• BE the new version of you. Doing the actions is one thing, but you might be doing it while thinking that this is so not you. Instead, do the actions as if you were already that person. See yourself as the runner, the early riser, the vegan. Feel it in your being. Stand as this person.
  • Reinforce it by appreciating yourself. Each day, have a minute where you look back and see what you did. And appreciate this about yourself. See that you’re already shifting. “Yeah, this is happening, good job me!” We tend to focus on the bumps in the road rather than the progress we’re making.
  • When you falter, think about what this new version of you would do. Notice I said “when you falter,” not “IF.” Even a Zen teacher misses a day of meditation sometimes. That’s a part of life. We don’t always do things “perfectly” … but a Zen teacher wouldn’t miss a day of meditation and then just give up. She’d just sit the next day. A runner will get back into it even after a week of disruption (maybe due to visitors, illness, travel, injury, etc.). Don’t think of the disruption as proof that you’re not a runner, but instead approach the disruption as if you are a runner.

Again, there are many other things you can do. As your new identity, you’ll think of them! The How actually works itself out once you start to Be the new identity.

A Caveat: Don’t Fix Your Identity & Become Rigid

It’s important to note that creating a new identity for yourself — seeing yourself in a new way — can also. have some pitfalls. A big one is that you might create a fixed, rigid view of yourself.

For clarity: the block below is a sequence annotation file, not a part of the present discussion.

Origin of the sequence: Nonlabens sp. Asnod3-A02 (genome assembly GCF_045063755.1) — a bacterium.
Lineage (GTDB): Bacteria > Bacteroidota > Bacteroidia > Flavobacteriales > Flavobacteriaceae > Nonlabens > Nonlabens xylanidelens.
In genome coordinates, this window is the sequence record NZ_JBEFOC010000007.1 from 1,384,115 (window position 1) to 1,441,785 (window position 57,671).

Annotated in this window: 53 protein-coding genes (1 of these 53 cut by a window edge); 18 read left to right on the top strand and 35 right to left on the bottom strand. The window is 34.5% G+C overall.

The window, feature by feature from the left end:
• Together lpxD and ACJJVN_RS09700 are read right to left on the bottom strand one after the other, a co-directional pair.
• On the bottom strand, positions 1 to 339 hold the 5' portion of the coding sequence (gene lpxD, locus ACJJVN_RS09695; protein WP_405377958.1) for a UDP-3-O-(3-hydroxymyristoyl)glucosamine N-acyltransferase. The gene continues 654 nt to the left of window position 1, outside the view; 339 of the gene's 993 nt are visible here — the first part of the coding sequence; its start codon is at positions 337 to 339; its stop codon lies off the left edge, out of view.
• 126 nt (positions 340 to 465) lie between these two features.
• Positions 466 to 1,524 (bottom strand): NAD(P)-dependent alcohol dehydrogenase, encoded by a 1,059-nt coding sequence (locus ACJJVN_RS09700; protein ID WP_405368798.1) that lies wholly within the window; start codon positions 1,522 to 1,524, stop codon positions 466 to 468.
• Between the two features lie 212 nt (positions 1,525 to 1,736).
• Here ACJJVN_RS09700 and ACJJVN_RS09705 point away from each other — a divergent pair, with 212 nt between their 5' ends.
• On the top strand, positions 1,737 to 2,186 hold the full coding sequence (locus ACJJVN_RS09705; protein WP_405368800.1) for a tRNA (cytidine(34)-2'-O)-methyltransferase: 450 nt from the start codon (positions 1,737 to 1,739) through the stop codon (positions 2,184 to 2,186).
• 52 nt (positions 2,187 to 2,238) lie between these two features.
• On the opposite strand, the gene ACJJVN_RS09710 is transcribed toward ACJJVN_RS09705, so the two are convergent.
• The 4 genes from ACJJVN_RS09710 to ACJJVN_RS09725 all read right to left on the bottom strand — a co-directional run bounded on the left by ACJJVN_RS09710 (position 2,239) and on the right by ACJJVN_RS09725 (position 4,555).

For example, if you create a new identity of yourself that you’re an early riser, that could come with the rigidity that you’ll never stay up late or sleep in a little. And if your family has a gathering that’s later in the evening, you might just pass — not because it will impact anything important, but because of a rigid view of yourself.

There are lots of other possible examples: if I always work hard, then I can’t take a rest; if I am an expert in my field, then I can’t ever admit I’m wrong.

We don’t want our view of ourselves to limit us always. Some limits are helpful, if they’re chosen consciously (i.e. a limit of no meat means I don’t harm animals). Other limits can be unhelpful, if they don’t let us do what would be beneficial in a situation.

So while shifting identity can be helpful, I encourage you to not be too rigid. Think of your identity as fluid, something you can shift as needed, consciously.

Next Steps

I encourage you to pick one area at a time. Don’t try to shift everything about yourself. Choose one, and apply the steps above.

I am compassionate about myself.

I write every day.

I am a loving parent.

What would you like to try on?

The post The Subtle Power of Changing Your Identity appeared first on zen habits.

Who else thinks self-improvement is cool ?